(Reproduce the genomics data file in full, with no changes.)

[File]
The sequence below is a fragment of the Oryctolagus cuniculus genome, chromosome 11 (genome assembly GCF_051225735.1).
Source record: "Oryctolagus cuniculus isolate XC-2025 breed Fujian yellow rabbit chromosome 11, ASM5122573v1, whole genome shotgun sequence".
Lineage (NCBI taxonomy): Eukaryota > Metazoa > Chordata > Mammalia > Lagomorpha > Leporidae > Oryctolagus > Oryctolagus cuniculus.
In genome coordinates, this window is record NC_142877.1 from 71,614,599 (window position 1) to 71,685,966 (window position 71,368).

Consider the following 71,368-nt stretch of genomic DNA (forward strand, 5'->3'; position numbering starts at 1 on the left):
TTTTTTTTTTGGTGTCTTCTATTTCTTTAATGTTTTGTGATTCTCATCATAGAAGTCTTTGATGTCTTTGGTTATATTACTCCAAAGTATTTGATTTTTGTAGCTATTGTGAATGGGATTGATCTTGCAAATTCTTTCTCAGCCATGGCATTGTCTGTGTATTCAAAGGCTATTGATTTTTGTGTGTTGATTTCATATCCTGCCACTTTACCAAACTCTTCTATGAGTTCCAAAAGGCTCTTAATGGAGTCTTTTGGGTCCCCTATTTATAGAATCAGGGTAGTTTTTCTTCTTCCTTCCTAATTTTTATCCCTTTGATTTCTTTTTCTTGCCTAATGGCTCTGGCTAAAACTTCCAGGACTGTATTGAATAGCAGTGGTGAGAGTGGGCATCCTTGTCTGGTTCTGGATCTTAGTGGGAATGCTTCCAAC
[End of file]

The sequence below is a fragment of the Oryctolagus cuniculus genome, chromosome 11 (genome assembly GCF_051225735.1).
Source record: "Oryctolagus cuniculus isolate XC-2025 breed Fujian yellow rabbit chromosome 11, ASM5122573v1, whole genome shotgun sequence".
Lineage (NCBI taxonomy): Eukaryota > Metazoa > Chordata > Mammalia > Lagomorpha > Leporidae > Oryctolagus > Oryctolagus cuniculus.
In genome coordinates, this window is record NC_142877.1 from 71,614,599 (window position 1) to 71,685,966 (window position 71,368).

Consider the following 71,368-nt stretch of genomic DNA (forward strand, 5'->3'; position numbering starts at 1 on the left):
TTTTTTTTTTGGTGTCTTCTATTTCTTTAATGTTTTGTGATTCTCATCATAGAAGTCTTTGATGTCTTTGGTTATATTACTCCAAAGTATTTGATTTTTGTAGCTATTGTGAATGGGATTGATCTTGCAAATTCTTTCTCAGCCATGGCATTGTCTGTGTATTCAAAGGCTATTGATTTTTGTGTGTTGATTTCATATCCTGCCACTTTACCAAACTCTTCTATGAGTTCCAAAAGGCTCTTAATGGAGTCTTTTGGGTCCCCTATTTATAGAATCAGGGTAGTTTTTCTTCTTCCTTCCTAATTTTTATCCCTTTGATTTCTTTTTCTTGCCTAATGGCTCTGGCTAAAACTTCCAGGACTGTATTGAATAGCAGTGGTGAGAGTGGGCATCCTTGTCTGGTTCTGGATCTTAGTGGGAATGCTTCCAAC